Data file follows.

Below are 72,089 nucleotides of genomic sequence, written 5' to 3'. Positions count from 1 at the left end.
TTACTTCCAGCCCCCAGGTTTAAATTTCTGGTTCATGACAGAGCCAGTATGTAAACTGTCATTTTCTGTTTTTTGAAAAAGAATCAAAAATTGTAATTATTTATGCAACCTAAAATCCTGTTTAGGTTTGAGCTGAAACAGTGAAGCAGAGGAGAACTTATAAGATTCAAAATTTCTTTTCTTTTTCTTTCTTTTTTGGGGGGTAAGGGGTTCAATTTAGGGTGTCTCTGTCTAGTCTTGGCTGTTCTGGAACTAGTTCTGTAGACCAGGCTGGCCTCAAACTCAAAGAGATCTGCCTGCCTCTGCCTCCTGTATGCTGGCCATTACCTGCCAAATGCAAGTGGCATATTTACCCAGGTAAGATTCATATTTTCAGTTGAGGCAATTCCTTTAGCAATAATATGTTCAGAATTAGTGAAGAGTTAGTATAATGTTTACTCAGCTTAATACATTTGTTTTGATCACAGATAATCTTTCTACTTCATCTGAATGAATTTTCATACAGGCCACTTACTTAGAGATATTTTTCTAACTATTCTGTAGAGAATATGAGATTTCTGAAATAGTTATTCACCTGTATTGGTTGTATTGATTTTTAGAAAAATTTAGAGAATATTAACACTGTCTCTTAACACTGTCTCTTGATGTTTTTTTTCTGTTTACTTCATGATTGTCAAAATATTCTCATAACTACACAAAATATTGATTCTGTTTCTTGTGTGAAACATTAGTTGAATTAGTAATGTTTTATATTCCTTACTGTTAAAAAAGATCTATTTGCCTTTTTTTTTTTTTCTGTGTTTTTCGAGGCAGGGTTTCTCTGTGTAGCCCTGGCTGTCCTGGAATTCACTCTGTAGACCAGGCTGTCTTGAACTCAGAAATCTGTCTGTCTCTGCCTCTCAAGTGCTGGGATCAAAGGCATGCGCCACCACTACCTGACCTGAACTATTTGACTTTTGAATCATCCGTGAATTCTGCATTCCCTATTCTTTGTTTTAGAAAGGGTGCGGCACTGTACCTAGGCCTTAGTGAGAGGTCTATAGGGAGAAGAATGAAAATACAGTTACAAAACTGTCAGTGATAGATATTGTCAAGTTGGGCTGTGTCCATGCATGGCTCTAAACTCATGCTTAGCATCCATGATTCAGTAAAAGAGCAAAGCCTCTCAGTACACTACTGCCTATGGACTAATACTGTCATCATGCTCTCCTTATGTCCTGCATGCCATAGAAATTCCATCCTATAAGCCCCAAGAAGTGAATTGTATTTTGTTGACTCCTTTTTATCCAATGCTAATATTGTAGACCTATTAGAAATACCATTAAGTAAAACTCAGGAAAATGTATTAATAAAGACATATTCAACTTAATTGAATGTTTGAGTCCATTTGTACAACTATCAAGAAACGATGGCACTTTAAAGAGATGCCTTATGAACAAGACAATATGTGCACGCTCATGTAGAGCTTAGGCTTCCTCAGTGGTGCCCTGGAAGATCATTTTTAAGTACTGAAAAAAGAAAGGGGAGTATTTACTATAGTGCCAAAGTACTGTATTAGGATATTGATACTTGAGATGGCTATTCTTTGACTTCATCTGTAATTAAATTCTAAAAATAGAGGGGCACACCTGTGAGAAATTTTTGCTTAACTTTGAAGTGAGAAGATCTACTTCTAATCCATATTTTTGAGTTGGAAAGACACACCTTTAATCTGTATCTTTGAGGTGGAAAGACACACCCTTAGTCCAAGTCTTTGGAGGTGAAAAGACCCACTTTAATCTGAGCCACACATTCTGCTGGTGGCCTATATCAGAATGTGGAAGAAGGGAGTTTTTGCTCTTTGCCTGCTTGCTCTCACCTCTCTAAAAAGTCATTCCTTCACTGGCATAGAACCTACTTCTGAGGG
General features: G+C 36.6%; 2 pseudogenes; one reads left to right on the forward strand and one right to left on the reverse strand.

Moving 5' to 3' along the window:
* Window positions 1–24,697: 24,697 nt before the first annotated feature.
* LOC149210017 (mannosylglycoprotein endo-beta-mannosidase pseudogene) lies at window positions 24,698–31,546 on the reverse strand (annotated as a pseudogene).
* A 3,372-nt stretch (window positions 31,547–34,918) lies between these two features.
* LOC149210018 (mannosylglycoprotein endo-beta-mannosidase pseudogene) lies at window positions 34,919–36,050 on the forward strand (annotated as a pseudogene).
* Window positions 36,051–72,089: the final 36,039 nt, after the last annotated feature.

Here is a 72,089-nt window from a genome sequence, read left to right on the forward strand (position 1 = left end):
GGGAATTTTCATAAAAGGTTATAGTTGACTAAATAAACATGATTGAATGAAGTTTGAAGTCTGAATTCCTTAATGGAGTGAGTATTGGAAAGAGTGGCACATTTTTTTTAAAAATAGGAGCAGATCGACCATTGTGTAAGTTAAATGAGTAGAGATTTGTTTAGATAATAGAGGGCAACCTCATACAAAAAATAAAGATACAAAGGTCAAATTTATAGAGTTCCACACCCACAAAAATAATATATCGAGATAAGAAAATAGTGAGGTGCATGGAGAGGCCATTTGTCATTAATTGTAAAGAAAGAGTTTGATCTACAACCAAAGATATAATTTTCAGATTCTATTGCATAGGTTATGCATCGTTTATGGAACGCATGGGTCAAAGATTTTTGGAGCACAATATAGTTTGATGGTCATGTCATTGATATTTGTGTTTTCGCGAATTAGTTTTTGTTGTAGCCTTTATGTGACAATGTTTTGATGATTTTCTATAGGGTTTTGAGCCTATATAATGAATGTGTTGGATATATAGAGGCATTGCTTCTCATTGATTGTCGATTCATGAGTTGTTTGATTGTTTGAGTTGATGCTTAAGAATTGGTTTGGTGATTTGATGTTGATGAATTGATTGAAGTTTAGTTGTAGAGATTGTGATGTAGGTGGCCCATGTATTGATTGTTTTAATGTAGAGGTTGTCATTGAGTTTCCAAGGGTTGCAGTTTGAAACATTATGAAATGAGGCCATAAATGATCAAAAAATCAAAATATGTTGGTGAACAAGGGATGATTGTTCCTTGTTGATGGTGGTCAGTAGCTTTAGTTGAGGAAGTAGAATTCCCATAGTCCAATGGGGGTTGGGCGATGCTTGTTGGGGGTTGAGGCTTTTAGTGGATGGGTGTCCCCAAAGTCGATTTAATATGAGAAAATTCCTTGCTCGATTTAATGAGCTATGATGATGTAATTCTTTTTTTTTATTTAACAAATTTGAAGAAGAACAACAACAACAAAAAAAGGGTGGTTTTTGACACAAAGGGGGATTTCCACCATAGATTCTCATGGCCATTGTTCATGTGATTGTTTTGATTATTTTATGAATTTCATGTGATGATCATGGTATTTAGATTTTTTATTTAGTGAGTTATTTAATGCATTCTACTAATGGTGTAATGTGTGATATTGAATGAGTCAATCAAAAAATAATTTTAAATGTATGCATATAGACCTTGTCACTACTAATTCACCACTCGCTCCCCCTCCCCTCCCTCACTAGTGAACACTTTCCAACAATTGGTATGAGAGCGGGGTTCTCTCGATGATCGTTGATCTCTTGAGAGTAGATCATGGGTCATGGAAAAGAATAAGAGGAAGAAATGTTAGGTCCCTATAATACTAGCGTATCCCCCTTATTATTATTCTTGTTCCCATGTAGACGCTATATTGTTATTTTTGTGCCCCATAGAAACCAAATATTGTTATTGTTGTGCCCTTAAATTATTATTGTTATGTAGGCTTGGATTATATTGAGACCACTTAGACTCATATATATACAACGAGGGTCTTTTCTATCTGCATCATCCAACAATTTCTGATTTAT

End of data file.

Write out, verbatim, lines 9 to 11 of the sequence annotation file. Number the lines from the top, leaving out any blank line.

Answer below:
* Window positions 36,051–72,089: the final 36,039 nt, after the last annotated feature.

Here is a 72,089-nt window from a genome sequence, read left to right on the forward strand (position 1 = left end):
GGGAATTTTCATAAAAGGTTATAGTTGACTAAATAAACATGATTGAATGAAGTTTGAAGTCTGAATTCCTTAATGGAGTGAGTATTGGAAAGAGTGGCACATTTTTTTTAAAAATAGGAGCAGATCGACCATTGTGTAAGTTAAATGAGTAGAGATTTGTTTAGATAATAGAGGGCAACCTCATACAAAAAATAAAGATACAAAGGTCAAATTTATAGAGTTCCACACCCACAAAAATAATATATCGAGATAAGAAAATAGTGAGGTGCATGGAGAGGCCATTTGTCATTAATTGTAAAGAAAGAGTTTGATCTACAACCAAAGATATAATTTTCAGATTCTATTGCATAGGTTATGCATCGTTTATGGAACGCATGGGTCAAAGATTTTTGGAGCACAATATAGTTTGATGGTCATGTCATTGATATTTGTGTTTTCGCGAATTAGTTTTTGTTGTAGCCTTTATGTGACAATGTTTTGATGATTTTCTATAGGGTTTTGAGCCTATATAATGAATGTGTTGGATATATAGAGGCATTGCTTCTCATTGATTGTCGATTCATGAGTTGTTTGATTGTTTGAGTTGATGCTTAAGAATTGGTTTGGTGATTTGATGTTGATGAATTGATTGAAGTTTAGTTGTAGAGATTGTGATGTAGGTGGCCCATGTATTGATTGTTTTAATGTAGAGGTTGTCATTGAGTTTCCAAGGGTTGCAGTTTGAAACATTATGAAATGAGGCCATAAATGATCAAAAAATCAAAATATGTTGGTGAACAAGGGATGATTGTTCCTTGTTGATGGTGGTCAGTAGCTTTAGTTGAGGAAGTAGAATTCCCATAGTCCAATGGGGGTTGGGCGATGCTTGTTGGGGGTTGAGGCTTTTAGTGGATGGGTGTCCCCAAAGTCGATTTAATATGAGAAAATTCCTTGCTCGATTTAATGAGCTATGATGATGTAATTCTTTTTTTTTATTTAACAAATTTGAAGAAGAACAACAACAACAAAAAAAGGGTGGTTTTTGACACAAAGGGGGATTTCCACCATAGATTCTCATGGCCATTGTTCATGTGATTGTTTTGATTATTTTATGAATTTCATGTGATGATCATGGTATTTAGATTTTTTATTTAGTGAGTTATTTAATGCATTCTACTAATGGTGTAATGTGTGATATTGAATGAGTCAATCAAAAAATAATTTTAAATGTATGCATATAGACCTTGTCACTACTAATTCACCACTCGCTCCCCCTCCCCTCCCTCACTAGTGAACACTTTCCAACAATTGGTATGAGAGCGGGGTTCTCTCGATGATCGTTGATCTCTTGAGAGTAGATCATGGGTCATGGAAAAGAATAAGAGGAAGAAATGTTAGGTCCCTATAATACTAGCGTATCCCCCTTATTATTATTCTTGTTCCCATGTAGACGCTATATTGTTATTTTTGTGCCCCATAGAAACCAAATATTGTTATTGTTGTGCCCTTAAATTATTATTGTTATGTAGGCTTGGATTATATTGAGACCACTTAGACTCATATATATACAACGAGGGTCTTTTCTATCTGCATCATCCAACAATTTCTGATTTAT